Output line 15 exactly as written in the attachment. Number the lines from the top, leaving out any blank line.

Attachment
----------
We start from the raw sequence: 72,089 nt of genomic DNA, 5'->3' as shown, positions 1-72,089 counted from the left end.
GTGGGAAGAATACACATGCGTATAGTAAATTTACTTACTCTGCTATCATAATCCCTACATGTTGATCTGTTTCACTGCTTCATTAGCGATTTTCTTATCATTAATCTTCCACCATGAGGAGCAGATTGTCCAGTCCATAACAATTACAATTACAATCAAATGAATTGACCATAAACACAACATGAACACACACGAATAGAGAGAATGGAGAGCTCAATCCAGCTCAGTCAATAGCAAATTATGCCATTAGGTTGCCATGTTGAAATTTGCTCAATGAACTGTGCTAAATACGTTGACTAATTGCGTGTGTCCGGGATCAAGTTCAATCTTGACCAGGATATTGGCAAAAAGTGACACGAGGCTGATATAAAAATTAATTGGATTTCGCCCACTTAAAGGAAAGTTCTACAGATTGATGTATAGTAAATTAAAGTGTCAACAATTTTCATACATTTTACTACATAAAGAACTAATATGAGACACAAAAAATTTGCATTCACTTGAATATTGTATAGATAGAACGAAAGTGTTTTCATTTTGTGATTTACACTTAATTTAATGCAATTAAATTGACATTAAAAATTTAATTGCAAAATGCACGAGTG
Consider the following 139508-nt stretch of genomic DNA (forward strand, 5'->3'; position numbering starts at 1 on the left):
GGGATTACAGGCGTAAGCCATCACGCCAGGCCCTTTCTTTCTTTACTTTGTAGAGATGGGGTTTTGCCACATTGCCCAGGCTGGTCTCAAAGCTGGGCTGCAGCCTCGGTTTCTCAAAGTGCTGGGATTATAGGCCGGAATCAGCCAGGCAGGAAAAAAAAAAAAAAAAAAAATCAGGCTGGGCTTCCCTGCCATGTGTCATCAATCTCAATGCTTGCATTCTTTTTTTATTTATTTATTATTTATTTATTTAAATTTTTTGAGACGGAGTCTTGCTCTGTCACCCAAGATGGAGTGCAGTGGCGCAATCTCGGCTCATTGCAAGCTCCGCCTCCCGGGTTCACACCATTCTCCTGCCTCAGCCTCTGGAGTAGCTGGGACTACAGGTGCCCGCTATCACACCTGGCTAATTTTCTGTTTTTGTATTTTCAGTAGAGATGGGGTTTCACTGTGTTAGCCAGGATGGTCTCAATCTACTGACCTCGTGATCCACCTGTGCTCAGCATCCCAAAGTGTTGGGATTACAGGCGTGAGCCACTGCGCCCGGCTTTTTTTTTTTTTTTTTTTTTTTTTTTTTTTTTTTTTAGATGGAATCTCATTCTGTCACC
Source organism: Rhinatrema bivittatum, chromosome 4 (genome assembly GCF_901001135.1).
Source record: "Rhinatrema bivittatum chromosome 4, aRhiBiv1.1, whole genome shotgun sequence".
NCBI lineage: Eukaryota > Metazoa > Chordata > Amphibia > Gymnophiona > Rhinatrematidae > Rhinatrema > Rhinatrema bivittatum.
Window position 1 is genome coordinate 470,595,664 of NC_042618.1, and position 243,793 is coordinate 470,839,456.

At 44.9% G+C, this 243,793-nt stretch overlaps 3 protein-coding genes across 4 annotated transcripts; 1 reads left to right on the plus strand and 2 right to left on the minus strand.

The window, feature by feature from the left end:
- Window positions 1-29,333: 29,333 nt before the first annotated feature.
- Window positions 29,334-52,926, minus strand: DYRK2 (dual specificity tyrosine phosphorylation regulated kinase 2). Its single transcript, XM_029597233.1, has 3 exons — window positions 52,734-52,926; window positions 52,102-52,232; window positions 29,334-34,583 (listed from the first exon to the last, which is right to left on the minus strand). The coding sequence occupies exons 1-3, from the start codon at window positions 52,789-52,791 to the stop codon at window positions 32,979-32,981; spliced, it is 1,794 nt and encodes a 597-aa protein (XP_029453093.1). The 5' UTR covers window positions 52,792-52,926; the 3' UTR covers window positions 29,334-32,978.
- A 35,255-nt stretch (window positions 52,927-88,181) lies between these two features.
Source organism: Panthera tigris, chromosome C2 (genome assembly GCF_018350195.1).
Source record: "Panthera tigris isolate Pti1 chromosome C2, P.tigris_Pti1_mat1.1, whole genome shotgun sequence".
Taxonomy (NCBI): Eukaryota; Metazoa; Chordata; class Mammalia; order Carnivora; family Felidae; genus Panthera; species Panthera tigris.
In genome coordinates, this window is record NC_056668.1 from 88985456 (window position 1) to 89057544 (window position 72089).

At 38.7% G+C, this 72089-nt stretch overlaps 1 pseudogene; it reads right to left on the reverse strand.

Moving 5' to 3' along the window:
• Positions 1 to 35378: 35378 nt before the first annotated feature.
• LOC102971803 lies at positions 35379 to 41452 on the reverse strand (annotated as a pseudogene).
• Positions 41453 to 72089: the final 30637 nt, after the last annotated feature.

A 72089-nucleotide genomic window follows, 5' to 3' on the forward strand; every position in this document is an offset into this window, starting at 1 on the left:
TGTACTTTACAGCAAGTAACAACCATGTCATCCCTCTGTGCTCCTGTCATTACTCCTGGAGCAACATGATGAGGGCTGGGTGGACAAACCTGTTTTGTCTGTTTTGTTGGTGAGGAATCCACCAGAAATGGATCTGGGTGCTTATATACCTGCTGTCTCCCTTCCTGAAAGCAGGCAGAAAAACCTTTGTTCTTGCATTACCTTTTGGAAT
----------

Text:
Source record: "Panthera tigris isolate Pti1 chromosome C2, P.tigris_Pti1_mat1.1, whole genome shotgun sequence".